How the “Ponzi” of crypto kills innovation

Kent Dahlgren
4 min readMar 11, 2023

Here’s a great example of why most “crypto dudes” are terrible customers, expecting tech for free, but unwilling to pay for it.

“Government in a box,” valued by targeted customers to be worth greater than $0

It’s not exactly their fault, by the way: it’s my contention that these cheapskates are a byproduct of the “Ponzi of crypto.”

I served as CTO for a company that aspired to deliver self-governance technology for stateless and refugee populations, and the promised solution had generated media attention from BBC, Forbes, Russia Today (RT), The Economist, The Telegraph, Bloomberg, International Business Times (IBT), TEDx, The Guardian, WSJ, Business Insider, Le Figaro, Tech Crunch, Huffington Post, Vice, CNN, New Statesman, The Atlantic, Independent, Wired, and others.

The company was structured as a crypto venture, meaning this:

Rather than license the software for sale, the software was going to be made available for free, and delivered open source.

How was the software going to be built? Easy! The Ponzi of crypto!

It looks like this:

- We promote a vision (white paper and marketing)
- People recognize the utility
- People evaluate the team’s reputation for delivery
- If people believe we can deliver, they buy crypto
- The crypto increases in value
- The management sells the crypto for other currency
- And THAT currency is used to pay for the tech to be built

In 2018 we’d delivered an app, helping the company raise a few million bucks, but the response was not as expected or promised, and I wanted to know why.

Why aren’t people buying more currency?

So I defined a package for a “self-government in a box” and shopped the concept to targeted customer communities, seeking to gauge their perceived valuation.

In other words:
- I literally created a box
- told them what would be included inside
- asked them what they are CURRENTLY paying for these services

Many were CURRENTLY paying a lot of money for the services, AND they badly wanted and needed the additional services that were promised, but guess what?

They had no willingness to pay even a penny for the promised package, and can you guess why?

They believed that the software would be built and provided for free, because OTHER PEOPLE would be buying the crypto necessary to fuel the endeavor.

Get it?

It’s a classic example of the tragedy of the commons, which strikes me as extremely ironic, given how frequently the crypto crowd runs their mouths about “the commons.”

the tragedy of the commons is a situation in which individual users, who have open access to a resource unhampered by shared social structures, formal rules, charges, fees, or taxes that regulate access and use, act independently according to their own self-interest and, contrary to the common good of all users, cause depletion of the resource through their uncoordinated action in the case that there are too many users related to the available resources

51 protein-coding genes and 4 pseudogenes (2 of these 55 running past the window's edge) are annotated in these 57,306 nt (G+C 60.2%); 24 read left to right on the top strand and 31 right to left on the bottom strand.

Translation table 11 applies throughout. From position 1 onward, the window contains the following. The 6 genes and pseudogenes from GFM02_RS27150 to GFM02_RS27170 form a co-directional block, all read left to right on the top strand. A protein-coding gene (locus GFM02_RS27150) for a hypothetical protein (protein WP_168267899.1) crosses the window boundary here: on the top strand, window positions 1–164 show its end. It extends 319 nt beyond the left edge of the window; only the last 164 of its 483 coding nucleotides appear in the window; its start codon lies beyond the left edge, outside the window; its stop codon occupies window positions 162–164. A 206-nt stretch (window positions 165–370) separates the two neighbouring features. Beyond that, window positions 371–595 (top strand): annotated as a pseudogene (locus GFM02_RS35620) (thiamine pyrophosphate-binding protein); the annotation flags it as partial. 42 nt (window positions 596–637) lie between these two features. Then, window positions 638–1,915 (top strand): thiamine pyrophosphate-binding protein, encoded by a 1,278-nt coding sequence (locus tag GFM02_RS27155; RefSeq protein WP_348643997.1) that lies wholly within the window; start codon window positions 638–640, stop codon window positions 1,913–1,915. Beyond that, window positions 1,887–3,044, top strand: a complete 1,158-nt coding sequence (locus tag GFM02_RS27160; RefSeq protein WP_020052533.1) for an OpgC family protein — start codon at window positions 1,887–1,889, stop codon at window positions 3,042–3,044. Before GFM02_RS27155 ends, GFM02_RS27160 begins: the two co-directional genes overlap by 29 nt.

The company failed, and I took what was left of my software engineering team and created 214 Alpha, frankly because people had not been paid for a couple months, and the team was unraveling.

I hate laying people off, and the chaos of the company’s insolvency was worse.

I proposed to the CEO a model that would pivot to software engineering serving as a profit center, leveraging more tried-and-true business models to evolve the tech while generating enough ongoing revenue to sustain baseline operational expenses until the crypto slowdown improves.

She rejected the offer, but it kind of didn’t matter, because by then the team had already departed consistent with their own employment contracts (no pay; no work).

I told a few of the same targeted customers that we intended to build a streamlined version of the same package, with a deemphasis upon the crypto model, and asked if they were willing to purchase the solution, based upon a model that displaced their current tech in favor of the new one.

100% said no, because they felt entitled to receiving the software utility for free, with stubborn belief that the software itself would be built by other people’s investment in crypto.

In other words: the Ponzi of crypto killed the potential for innovation, making a small number of clever hucksters briefly wealthy, at the expense of others.

It’s been almost five years and as far as I’ve seen: zero of these potential communities have adopted an alternative model.

Which is probably because they are still waiting for someone else to create it for free, and in the meantime they’ve continued spending $$$ on the existing tech, which is probably still considered insufficient and unduly expensive.


I’m not “anti-crypto,” by the way. The tech has promise in some applications, and I believe electronic currency is here to stay.

But the Ponzi of the traditional crypto model has hollowed out the potential for innovation.



Kent Dahlgren

Product management fix-it guy. World-famous people skills. Extremely small hands. (edit) marketing lady says I’m also supposed to say “CEO of software company”